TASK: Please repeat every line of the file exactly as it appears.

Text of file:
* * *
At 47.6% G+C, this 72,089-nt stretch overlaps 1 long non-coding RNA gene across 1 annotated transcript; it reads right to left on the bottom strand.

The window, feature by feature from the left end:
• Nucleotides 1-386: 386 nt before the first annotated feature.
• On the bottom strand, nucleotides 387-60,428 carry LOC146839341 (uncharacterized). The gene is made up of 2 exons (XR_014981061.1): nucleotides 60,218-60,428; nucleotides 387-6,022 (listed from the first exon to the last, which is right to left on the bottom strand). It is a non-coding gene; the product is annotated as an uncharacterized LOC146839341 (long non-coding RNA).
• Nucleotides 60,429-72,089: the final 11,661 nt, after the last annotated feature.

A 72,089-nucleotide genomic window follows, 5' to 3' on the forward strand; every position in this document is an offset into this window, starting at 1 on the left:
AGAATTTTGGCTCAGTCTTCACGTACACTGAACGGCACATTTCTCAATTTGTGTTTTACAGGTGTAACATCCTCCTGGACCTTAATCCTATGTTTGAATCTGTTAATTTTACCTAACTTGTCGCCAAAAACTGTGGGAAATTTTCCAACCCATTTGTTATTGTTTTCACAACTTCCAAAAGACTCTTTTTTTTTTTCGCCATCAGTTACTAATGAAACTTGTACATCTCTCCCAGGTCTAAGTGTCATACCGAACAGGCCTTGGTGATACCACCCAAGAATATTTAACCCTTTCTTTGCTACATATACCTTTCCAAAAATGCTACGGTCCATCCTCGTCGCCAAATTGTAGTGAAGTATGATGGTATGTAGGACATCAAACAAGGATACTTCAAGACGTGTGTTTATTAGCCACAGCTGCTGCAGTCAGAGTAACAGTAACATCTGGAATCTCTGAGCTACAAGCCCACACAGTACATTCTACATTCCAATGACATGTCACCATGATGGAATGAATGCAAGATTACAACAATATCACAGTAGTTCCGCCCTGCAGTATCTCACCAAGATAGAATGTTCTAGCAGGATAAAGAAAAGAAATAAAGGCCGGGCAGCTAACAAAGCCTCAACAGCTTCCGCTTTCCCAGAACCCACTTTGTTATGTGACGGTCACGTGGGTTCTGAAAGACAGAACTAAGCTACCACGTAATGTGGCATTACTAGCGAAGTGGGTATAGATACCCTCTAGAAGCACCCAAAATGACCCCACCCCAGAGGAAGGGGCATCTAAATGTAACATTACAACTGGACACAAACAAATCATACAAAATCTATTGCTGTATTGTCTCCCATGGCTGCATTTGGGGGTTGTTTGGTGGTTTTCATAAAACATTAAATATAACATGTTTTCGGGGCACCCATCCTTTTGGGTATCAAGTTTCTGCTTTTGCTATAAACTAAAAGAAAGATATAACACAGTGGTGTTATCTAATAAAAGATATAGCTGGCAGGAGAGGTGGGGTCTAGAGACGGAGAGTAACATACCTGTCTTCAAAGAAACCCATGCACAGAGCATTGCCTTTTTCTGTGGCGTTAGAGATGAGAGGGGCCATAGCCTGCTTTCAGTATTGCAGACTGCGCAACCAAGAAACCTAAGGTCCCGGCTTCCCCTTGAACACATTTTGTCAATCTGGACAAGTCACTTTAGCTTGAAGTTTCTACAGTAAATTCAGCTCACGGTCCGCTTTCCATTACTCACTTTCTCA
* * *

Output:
At 47.6% G+C, this 72,089-nt stretch overlaps 1 long non-coding RNA gene across 1 annotated transcript; it reads right to left on the bottom strand.

The window, feature by feature from the left end:
• Nucleotides 1-386: 386 nt before the first annotated feature.
• On the bottom strand, nucleotides 387-60,428 carry LOC146839341 (uncharacterized). The gene is made up of 2 exons (XR_014981061.1): nucleotides 60,218-60,428; nucleotides 387-6,022 (listed from the first exon to the last, which is right to left on the bottom strand). It is a non-coding gene; the product is annotated as an uncharacterized LOC146839341 (long non-coding RNA).
• Nucleotides 60,429-72,089: the final 11,661 nt, after the last annotated feature.

A 72,089-nucleotide genomic window follows, 5' to 3' on the forward strand; every position in this document is an offset into this window, starting at 1 on the left:
AGAATTTTGGCTCAGTCTTCACGTACACTGAACGGCACATTTCTCAATTTGTGTTTTACAGGTGTAACATCCTCCTGGACCTTAATCCTATGTTTGAATCTGTTAATTTTACCTAACTTGTCGCCAAAAACTGTGGGAAATTTTCCAACCCATTTGTTATTGTTTTCACAACTTCCAAAAGACTCTTTTTTTTTTTCGCCATCAGTTACTAATGAAACTTGTACATCTCTCCCAGGTCTAAGTGTCATACCGAACAGGCCTTGGTGATACCACCCAAGAATATTTAACCCTTTCTTTGCTACATATACCTTTCCAAAAATGCTACGGTCCATCCTCGTCGCCAAATTGTAGTGAAGTATGATGGTATGTAGGACATCAAACAAGGATACTTCAAGACGTGTGTTTATTAGCCACAGCTGCTGCAGTCAGAGTAACAGTAACATCTGGAATCTCTGAGCTACAAGCCCACACAGTACATTCTACATTCCAATGACATGTCACCATGATGGAATGAATGCAAGATTACAACAATATCACAGTAGTTCCGCCCTGCAGTATCTCACCAAGATAGAATGTTCTAGCAGGATAAAGAAAAGAAATAAAGGCCGGGCAGCTAACAAAGCCTCAACAGCTTCCGCTTTCCCAGAACCCACTTTGTTATGTGACGGTCACGTGGGTTCTGAAAGACAGAACTAAGCTACCACGTAATGTGGCATTACTAGCGAAGTGGGTATAGATACCCTCTAGAAGCACCCAAAATGACCCCACCCCAGAGGAAGGGGCATCTAAATGTAACATTACAACTGGACACAAACAAATCATACAAAATCTATTGCTGTATTGTCTCCCATGGCTGCATTTGGGGGTTGTTTGGTGGTTTTCATAAAACATTAAATATAACATGTTTTCGGGGCACCCATCCTTTTGGGTATCAAGTTTCTGCTTTTGCTATAAACTAAAAGAAAGATATAACACAGTGGTGTTATCTAATAAAAGATATAGCTGGCAGGAGAGGTGGGGTCTAGAGACGGAGAGTAACATACCTGTCTTCAAAGAAACCCATGCACAGAGCATTGCCTTTTTCTGTGGCGTTAGAGATGAGAGGGGCCATAGCCTGCTTTCAGTATTGCAGACTGCGCAACCAAGAAACCTAAGGTCCCGGCTTCCCCTTGAACACATTTTGTCAATCTGGACAAGTCACTTTAGCTTGAAGTTTCTACAGTAAATTCAGCTCACGGTCCGCTTTCCATTACTCACTTTCTCA